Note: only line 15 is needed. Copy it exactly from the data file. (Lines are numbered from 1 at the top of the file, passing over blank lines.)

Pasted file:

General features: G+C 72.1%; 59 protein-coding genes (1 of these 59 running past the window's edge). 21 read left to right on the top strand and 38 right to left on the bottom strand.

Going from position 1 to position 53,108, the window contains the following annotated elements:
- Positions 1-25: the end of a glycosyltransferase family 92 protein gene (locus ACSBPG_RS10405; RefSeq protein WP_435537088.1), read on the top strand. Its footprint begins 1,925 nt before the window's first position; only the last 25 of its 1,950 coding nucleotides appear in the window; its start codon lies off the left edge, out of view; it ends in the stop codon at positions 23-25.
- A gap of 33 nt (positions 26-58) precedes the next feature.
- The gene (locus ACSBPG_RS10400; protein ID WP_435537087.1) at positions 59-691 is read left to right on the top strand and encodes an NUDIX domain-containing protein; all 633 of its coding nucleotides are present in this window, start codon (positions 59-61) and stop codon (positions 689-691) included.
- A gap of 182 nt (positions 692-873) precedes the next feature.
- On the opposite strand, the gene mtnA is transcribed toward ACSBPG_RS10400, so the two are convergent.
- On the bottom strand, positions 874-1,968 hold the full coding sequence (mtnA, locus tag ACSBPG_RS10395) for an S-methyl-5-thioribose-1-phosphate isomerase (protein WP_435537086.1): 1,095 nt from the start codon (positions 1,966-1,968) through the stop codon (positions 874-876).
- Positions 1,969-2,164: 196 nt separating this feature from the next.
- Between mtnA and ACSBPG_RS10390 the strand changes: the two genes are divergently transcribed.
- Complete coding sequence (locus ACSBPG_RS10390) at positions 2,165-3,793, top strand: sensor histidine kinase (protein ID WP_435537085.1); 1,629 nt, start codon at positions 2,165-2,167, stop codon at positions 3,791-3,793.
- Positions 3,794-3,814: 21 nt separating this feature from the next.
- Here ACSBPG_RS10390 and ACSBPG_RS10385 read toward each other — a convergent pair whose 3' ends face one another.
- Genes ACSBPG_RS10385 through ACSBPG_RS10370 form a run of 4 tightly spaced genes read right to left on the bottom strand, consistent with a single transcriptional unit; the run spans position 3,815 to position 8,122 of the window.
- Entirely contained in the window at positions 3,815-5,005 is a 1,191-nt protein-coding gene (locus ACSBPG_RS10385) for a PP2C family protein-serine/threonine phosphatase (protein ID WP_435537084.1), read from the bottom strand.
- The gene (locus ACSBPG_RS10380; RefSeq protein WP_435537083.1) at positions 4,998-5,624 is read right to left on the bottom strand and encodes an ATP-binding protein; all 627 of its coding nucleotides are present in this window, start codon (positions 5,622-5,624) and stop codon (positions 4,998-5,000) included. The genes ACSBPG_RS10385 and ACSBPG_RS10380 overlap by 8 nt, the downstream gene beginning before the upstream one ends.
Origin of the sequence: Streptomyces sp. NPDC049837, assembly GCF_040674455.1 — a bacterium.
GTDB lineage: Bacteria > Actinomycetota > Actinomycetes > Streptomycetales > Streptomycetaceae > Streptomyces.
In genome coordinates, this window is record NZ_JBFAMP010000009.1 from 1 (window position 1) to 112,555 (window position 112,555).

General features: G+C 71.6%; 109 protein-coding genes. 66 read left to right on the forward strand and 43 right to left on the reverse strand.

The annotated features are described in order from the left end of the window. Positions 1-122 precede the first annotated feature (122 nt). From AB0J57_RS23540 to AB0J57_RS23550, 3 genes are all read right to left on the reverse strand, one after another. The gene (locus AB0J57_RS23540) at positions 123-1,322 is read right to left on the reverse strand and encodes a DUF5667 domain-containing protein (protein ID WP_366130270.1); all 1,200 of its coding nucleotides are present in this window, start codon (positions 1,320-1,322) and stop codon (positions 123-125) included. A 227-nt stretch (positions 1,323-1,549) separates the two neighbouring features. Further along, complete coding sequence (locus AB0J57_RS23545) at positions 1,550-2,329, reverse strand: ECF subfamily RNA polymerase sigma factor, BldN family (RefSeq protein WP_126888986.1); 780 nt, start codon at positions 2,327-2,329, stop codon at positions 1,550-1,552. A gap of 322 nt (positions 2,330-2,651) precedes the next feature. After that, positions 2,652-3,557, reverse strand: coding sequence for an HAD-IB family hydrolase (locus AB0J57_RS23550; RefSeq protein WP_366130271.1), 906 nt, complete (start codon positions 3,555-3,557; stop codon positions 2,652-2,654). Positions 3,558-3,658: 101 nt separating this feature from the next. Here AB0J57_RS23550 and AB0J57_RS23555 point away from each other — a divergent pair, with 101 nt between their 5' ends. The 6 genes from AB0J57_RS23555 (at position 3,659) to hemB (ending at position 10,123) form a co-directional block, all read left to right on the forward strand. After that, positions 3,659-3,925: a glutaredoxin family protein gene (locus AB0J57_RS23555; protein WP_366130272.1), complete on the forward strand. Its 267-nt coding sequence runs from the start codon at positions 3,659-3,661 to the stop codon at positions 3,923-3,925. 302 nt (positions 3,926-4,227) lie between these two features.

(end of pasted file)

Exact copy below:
- Entirely contained in the window at positions 3,815-5,005 is a 1,191-nt protein-coding gene (locus ACSBPG_RS10385) for a PP2C family protein-serine/threonine phosphatase (protein ID WP_435537084.1), read from the bottom strand.